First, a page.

Curiosity is probably number one, especially in the BA profession where we’re trying to uncover what the real need is and how can we solve it. If you really don’t understand, don’t just take a note and say, “The customer wants a blue button over here.” Tell me what is that blue button going to help us with. How does that get us to our end game?
Being empathetic is the next one. I talk about empathy by comparing it to sympathy. Sympathy is kind of understanding or feeling for someone. It’s like, “Oh yeah, I see your job is really tough. I understand that. We’re going to try to help you.” I think we become sympathetic when we have one-on-one interviews or group interviews where we’re just talking to people. But empathy is about feeling with the person. You actually know what it is they’re going through.
I think especially in the BA profession, we have to be doing the work of our stakeholders or our customers to really understand what they’re going through to come up with good solutions. Being with them, observing, doing the work with them, to really understand what’s happening.
I joke a lot of times that I think people are liars. If you’re just interviewing someone, they’re going to lie to you. If I ask somebody, “What are the steps to do your laundry?,” someone will say, “You get the dirty clothes, put them in the washing machine, put soap in, turn the washing machine on and we’re done.” So I would ask, “Well, where do you get the clothes? Do they automatically just appear in a pile somewhere or do you have to go room to room to get them? How many trips are you taking to get the clothes from all these rooms? Do you sort the laundry that you put in? Does everything goes in? I didn’t hear you say you actually closed the lid? Do you just throw the clothes and put soap in and turn it on. So the lid is open and water is splashing all over?” You don’t know if those gaps are missing.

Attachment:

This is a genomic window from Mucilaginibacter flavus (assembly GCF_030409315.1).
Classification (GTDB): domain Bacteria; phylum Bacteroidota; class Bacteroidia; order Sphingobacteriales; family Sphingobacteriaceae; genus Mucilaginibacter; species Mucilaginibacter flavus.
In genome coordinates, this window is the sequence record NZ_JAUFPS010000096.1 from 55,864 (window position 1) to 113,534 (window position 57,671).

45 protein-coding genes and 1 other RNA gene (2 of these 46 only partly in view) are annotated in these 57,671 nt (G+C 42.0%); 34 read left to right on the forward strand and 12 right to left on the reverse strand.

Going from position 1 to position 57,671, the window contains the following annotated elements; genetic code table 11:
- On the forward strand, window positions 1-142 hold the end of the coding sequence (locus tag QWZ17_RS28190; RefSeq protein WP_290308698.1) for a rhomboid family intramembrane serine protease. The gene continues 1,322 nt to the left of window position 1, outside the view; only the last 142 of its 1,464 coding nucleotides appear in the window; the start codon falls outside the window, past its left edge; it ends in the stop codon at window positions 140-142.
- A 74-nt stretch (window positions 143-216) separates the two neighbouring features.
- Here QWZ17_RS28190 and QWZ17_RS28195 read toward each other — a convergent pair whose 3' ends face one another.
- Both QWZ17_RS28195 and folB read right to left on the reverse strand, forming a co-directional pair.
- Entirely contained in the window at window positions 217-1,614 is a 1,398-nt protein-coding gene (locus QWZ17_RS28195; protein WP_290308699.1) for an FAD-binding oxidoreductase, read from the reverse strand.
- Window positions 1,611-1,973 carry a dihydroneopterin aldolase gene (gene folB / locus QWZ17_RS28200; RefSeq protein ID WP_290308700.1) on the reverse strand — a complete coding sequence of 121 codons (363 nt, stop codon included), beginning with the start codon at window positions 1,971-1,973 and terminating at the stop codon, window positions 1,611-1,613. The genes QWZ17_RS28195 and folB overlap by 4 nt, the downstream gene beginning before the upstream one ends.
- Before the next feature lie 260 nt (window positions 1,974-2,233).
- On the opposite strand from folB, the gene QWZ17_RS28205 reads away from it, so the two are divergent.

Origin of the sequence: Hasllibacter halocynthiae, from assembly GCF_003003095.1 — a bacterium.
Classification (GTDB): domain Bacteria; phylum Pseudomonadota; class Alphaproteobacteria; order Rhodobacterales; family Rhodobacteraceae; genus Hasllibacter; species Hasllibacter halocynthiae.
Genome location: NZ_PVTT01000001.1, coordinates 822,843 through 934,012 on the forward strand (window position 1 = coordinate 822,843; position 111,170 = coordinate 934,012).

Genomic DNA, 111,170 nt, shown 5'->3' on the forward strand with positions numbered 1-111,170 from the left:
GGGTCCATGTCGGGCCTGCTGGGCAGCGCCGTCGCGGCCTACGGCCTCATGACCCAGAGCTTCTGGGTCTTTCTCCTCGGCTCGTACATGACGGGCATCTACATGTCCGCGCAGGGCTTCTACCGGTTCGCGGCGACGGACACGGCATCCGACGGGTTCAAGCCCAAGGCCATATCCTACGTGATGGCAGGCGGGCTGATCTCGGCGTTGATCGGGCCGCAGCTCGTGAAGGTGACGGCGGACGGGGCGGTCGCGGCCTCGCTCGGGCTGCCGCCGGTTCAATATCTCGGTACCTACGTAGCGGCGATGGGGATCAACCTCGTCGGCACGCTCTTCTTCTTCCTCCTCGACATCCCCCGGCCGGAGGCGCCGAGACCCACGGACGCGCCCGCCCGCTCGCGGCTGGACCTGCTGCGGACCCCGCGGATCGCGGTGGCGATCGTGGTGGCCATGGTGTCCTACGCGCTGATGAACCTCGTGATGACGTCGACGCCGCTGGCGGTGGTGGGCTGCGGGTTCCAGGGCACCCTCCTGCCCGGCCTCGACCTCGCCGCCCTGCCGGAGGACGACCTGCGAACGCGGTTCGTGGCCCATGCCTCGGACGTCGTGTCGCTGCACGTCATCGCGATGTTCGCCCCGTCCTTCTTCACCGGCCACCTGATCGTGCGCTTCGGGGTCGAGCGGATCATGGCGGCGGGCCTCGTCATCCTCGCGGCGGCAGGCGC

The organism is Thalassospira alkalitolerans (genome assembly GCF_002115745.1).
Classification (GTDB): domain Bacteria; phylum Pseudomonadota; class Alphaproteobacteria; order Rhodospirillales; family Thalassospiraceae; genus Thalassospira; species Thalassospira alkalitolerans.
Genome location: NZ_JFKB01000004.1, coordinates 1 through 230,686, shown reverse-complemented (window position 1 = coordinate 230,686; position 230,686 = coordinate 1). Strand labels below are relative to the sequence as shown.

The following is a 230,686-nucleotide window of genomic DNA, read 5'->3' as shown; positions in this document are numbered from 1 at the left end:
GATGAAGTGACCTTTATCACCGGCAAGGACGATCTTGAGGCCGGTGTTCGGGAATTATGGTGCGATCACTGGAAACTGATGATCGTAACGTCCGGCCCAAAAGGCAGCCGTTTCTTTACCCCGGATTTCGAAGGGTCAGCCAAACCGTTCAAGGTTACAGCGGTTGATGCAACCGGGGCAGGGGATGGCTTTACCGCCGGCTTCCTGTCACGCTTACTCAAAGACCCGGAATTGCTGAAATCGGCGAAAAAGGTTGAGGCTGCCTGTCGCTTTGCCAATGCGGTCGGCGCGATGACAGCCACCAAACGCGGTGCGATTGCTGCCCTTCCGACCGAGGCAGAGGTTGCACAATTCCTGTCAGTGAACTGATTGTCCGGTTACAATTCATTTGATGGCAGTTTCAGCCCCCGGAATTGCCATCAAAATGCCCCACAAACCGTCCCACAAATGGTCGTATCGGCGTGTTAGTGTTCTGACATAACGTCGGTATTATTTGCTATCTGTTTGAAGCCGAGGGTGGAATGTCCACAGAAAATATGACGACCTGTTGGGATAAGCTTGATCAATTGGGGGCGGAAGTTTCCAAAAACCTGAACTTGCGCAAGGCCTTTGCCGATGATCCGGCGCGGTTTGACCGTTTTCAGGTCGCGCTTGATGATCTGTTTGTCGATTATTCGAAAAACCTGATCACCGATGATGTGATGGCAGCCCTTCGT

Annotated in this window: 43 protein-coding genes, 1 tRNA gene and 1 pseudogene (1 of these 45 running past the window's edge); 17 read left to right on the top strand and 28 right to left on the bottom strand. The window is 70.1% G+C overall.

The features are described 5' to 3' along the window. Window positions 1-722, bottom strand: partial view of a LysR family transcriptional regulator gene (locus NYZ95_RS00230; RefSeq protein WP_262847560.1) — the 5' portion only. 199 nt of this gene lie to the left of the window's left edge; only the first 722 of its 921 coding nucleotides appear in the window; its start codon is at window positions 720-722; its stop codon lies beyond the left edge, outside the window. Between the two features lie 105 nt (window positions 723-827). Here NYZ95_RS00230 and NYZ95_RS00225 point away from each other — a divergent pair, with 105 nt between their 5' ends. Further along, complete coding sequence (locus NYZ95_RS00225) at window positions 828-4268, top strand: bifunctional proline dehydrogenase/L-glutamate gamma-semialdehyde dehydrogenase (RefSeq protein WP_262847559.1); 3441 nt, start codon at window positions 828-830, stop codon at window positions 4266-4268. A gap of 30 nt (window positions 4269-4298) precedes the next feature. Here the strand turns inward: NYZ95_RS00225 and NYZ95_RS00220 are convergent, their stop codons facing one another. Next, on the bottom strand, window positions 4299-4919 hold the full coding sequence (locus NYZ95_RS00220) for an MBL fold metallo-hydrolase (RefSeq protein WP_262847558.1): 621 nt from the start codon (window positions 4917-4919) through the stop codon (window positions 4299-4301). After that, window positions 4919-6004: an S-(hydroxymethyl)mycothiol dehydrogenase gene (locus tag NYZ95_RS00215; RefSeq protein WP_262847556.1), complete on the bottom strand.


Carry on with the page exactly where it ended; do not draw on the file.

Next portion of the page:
We have to be doing the work of our stakeholders or our customers to really understand what they’re going through to come up with good solutions.
Earlier in my career, people would say, “wow, you really get us.” I think that’s what as project professionals, we’re trying to go for with our customers: being empathetic because you’re in there with them, you’re doing the work.
The ability to build relationships (is another skill). Everybody talks about what tools and techniques to use. “Do I draw a context diagram? Do I write a user story? Teach me how to write user stories. I need help using JIRA.” To me, that’s table stakes. I could teach you that tomorrow. (Focus on) how are you getting the information. Are you getting the information from the right people?
If we have a good relationship, communication is going to be easy. It doesn’t matter what tool is used: we can do requirements over chat if we had to, because we have such a good relationship and we know each other. If you have a good relationship, the communication, the conversations are going be deeper, people are going to open up more. I think both Project Managers and BAs need to focus on building real relationships with the people they work with.
In term of terms of books, resources or podcasts, what are your recommendations?